It wasn’t only the followers of Maqdasi who opposed Zarqawi’s aims and tactics. He also had a rocky relationship with Iraq’s diverse resistance and insurgent groups. Iraqi Sunnis condemned his declaration of war on Shias, and feared the civil war he finally succeeded in provoking. His fighters often clashed with indigenous Iraqi fighters—who formed the majority of the anti-occupation resistance—because Zarqawi’s men established reigns of Taliban-like terror in villages they took over. Also, most of Iraq’s Sunnis wanted only to regain some political power in Iraq—unlike Zarqawi, who was fighting the entire world.
In the end, Iraq’s Sunnis wanted a stable Iraq, but under their control. Nor were they interested in Zarqawi’s puritan ideology. It was probably disgruntled Iraqi Sunnis who provided the tip that cost Zarqawi his life. Only this week, a couple of days before his death, Zarqawi’s fighters had clashed with fighters belonging to the 1920 Revolution Brigades, an Iraqi group affiliated with the Association of Muslim Scholars of Iraq.
It was comical when the Americans released Zarqawi video outtakes that showed him for fumbling with a machine gun. Having inflated Zarqawi’s reputation for their own pro-war propaganda ends, the Americans were now trying to deflate it in order to downplay the strength of the resistance. But it was too late. Jihadis were not going to trust the Americans. Zarqawi had proved how good he was at killing Americans and Shias and evading capture. Whether he was proficient in using a particular machine gun was besides the point; he was very good with bombs, with knives, and certainly successful with his strategy.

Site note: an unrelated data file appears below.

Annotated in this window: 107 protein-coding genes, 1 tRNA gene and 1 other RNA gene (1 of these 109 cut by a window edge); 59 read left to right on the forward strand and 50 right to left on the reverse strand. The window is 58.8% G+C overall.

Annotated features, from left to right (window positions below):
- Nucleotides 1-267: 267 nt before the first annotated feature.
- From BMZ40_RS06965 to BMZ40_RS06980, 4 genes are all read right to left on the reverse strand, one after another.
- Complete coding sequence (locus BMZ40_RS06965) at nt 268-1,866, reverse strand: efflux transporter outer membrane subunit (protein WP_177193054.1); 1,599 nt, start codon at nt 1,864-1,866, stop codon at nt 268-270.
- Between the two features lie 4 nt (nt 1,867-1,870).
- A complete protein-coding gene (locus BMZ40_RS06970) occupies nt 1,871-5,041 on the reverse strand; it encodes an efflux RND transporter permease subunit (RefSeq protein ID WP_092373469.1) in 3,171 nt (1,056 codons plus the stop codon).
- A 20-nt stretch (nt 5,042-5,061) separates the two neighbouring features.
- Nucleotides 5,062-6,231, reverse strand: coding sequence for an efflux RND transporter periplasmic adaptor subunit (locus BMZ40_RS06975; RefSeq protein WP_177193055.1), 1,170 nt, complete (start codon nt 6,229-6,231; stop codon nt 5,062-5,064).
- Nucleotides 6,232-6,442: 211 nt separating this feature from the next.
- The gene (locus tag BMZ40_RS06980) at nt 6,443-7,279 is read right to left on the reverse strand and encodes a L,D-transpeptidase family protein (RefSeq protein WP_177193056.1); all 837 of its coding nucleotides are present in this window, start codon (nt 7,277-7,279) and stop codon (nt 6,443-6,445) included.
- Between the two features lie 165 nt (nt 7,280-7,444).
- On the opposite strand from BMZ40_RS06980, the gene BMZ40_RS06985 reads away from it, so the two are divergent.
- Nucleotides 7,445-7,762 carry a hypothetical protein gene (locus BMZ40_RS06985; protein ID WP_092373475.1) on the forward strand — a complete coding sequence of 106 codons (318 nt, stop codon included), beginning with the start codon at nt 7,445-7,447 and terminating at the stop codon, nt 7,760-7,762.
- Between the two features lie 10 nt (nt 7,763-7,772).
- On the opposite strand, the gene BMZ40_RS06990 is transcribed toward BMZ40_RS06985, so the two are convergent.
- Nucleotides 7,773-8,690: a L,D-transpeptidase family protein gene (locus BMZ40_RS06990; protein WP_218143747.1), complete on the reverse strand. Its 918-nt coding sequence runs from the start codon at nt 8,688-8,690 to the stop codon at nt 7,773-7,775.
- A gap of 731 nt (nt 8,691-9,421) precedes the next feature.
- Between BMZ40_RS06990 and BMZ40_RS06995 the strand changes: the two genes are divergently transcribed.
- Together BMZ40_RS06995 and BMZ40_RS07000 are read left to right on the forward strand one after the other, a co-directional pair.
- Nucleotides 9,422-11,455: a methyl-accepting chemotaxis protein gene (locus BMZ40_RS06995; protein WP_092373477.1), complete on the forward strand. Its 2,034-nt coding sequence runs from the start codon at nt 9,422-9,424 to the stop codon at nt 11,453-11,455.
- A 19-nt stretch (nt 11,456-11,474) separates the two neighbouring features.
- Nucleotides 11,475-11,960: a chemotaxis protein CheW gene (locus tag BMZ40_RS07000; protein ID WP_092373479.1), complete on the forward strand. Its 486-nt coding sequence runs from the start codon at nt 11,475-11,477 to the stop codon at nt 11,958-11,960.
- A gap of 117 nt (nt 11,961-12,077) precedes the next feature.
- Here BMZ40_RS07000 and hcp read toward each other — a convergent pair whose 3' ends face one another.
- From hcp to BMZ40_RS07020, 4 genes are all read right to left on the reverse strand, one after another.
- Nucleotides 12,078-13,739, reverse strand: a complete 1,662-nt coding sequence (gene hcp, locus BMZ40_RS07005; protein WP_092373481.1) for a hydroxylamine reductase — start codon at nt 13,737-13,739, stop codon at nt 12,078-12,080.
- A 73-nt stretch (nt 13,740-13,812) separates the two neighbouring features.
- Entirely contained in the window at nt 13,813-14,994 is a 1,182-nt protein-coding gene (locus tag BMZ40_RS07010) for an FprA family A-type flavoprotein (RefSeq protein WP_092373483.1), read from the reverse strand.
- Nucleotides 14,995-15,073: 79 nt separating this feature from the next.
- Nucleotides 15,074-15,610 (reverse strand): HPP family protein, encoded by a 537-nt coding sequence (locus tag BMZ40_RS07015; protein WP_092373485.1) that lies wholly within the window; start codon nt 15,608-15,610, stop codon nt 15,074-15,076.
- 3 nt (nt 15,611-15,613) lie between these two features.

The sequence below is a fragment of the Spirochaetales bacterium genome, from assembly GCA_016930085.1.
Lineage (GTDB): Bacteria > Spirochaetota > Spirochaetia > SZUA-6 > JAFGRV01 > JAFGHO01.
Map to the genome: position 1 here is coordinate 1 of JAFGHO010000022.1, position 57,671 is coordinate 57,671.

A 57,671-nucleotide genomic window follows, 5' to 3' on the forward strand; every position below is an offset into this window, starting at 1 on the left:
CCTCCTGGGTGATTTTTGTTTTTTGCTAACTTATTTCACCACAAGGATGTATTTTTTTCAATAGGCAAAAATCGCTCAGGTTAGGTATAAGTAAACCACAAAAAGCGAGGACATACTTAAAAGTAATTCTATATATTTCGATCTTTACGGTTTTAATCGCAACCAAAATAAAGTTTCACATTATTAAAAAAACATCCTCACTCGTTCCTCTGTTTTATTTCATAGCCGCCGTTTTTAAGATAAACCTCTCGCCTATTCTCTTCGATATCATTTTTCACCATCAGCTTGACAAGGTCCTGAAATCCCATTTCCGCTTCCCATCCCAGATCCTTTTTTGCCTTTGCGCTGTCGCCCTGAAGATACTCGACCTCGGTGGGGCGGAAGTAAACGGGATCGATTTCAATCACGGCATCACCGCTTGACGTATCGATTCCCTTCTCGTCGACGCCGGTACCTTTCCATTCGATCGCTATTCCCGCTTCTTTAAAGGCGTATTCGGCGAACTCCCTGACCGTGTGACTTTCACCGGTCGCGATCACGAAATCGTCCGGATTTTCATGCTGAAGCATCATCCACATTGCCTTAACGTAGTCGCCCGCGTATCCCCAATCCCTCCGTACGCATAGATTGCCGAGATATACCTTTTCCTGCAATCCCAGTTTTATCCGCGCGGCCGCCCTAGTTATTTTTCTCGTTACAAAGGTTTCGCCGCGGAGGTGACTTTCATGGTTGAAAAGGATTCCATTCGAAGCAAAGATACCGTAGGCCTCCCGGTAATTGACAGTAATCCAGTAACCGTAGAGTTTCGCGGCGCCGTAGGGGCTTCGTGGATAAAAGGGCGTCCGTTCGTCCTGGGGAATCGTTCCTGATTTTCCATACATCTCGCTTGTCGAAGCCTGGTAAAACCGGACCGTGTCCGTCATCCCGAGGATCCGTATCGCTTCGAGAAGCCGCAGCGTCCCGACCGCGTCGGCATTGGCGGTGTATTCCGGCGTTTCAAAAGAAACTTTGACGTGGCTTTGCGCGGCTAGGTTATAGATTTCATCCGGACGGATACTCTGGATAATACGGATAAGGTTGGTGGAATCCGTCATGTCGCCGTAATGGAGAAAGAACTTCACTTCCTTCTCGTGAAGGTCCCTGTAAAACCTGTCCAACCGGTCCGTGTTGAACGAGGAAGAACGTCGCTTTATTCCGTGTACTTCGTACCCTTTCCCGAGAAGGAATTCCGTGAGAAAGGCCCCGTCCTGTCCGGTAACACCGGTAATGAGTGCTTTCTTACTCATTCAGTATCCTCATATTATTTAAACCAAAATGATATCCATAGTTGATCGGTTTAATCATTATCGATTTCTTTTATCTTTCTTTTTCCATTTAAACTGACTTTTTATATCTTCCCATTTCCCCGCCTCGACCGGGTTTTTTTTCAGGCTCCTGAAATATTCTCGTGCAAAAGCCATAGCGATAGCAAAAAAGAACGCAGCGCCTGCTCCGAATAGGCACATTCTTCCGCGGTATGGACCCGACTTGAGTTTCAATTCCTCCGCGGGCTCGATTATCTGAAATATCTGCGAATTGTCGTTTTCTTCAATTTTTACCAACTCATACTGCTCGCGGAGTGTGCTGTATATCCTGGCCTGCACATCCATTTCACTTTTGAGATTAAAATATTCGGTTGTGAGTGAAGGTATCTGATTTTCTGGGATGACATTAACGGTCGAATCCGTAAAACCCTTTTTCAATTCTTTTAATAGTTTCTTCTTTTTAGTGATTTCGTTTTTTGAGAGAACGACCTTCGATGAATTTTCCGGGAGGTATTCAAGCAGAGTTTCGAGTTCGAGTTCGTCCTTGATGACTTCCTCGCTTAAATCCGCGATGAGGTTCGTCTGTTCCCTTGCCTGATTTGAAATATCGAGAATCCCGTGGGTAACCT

Zarqawi’s death was the greatest advertisement for his cause. He had already succeeded in provoking the civil war, the final spark being the Feb. 22 bombing of the Shia Askari Shrine in Samarra, north of Baghdad. Zarqawi sought martyrdom and direct entry to paradise by fighting the infidels in Iraq. And in the eyes of his supporters, he succeeded—proving to aspiring jihadis around the world that Iraq is the place to go to if you want to enter paradise as a martyr slain by the infidels.
The US ambassador to Iraq hailed Zarqawi’s death as a “good omen,” which sounds rather weak, if the best the U.S. can come up with in Iraq are omens. Perhaps they will say it’s another “turning point” or a “milestone”—because we haven’t had enough of those since the occupation began. Perhaps we have “turned the corner,” in Iraq, which, after the thousand corners claimed turned by the Americans, makes for an interesting geometrical structure. Perhaps this will “break the back of the insurgency”? No, it is not even a good omen, it is an ominous omen. It was pathetic to see the American empire expressing glee at the death of one man, the leader of a gang of criminals and thugs, an image of his head at peace, eyes closed, curly hair and beard, like John the Baptist’s severed head, displayed before the world, much as Saddam and his dead sons had been paraded before the world.
More will come to replace Zarqawi and avenge his death. Iraq’s Shias will be blamed for Zarqawi’s death, and Shias in the region—perhaps even in Saudi Arabia, or in Lebanon, where sectarian tensions are rising—will find themselves targets of violence. Expect a new group, calling itself the Zarqawi Brigades (or battalions, or army), to claim responsibility for some major attacks on Shia targets.
Far from putting an end to the Iraqi insurgency, Zarqawi’s death will most likely prolong it.
His articles from Iraq and elsewhere are available on www.nirrosen.com
Dig last updated on Jun. 9, 2006